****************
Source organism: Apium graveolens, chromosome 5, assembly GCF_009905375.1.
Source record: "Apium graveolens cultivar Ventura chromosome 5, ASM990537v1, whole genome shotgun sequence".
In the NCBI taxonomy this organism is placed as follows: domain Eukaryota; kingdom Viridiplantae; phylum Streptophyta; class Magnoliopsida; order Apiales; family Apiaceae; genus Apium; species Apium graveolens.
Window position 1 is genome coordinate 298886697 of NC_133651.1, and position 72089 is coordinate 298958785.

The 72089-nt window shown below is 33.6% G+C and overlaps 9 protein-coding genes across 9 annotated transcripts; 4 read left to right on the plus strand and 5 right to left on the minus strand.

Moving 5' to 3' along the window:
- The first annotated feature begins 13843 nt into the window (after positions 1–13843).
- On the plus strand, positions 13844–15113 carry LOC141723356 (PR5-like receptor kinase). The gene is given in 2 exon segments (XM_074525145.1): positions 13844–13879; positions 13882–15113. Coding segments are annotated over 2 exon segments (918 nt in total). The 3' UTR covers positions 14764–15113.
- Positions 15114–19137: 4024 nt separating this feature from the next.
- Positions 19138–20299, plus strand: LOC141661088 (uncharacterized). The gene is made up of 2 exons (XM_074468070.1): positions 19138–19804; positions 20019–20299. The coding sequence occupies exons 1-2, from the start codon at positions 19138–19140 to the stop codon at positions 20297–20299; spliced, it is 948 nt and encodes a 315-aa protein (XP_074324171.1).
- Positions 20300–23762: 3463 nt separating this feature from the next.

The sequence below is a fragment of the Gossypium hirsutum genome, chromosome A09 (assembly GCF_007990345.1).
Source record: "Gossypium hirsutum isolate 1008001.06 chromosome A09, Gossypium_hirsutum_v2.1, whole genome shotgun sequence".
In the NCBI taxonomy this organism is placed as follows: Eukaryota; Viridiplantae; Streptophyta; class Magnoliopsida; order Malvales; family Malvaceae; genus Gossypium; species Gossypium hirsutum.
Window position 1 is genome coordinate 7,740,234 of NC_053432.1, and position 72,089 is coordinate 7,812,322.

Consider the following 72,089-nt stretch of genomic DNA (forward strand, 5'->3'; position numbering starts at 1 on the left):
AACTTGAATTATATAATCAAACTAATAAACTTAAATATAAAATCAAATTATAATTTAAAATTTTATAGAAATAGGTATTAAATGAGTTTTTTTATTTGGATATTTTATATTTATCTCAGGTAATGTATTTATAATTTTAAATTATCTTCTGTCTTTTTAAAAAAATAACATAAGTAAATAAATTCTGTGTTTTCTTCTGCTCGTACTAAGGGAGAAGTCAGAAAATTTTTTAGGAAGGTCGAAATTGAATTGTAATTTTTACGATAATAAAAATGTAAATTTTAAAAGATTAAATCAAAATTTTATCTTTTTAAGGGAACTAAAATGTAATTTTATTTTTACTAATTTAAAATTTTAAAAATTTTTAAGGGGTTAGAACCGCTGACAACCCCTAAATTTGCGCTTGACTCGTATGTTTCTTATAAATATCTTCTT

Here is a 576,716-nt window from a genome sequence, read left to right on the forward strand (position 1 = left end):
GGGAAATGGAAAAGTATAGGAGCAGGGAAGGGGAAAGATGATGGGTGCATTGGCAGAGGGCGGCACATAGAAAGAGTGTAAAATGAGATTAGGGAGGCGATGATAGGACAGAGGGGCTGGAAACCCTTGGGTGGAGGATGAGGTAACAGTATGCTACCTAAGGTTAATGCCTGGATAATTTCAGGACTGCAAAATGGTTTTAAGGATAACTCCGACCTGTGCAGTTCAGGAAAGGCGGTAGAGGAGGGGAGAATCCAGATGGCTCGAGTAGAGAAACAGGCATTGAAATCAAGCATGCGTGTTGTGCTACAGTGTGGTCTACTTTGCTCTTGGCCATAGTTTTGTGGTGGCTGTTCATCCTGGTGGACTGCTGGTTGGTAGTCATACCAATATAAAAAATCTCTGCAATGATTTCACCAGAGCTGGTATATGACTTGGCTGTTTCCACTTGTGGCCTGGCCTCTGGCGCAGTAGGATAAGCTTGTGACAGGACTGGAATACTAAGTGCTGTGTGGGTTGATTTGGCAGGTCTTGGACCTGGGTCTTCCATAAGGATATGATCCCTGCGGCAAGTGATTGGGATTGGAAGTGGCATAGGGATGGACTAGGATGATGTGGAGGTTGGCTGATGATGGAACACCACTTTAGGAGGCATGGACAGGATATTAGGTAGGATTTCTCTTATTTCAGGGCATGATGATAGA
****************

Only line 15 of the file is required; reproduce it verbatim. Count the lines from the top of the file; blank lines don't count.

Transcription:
Window position 1 is genome coordinate 7,740,234 of NC_053432.1, and position 72,089 is coordinate 7,812,322.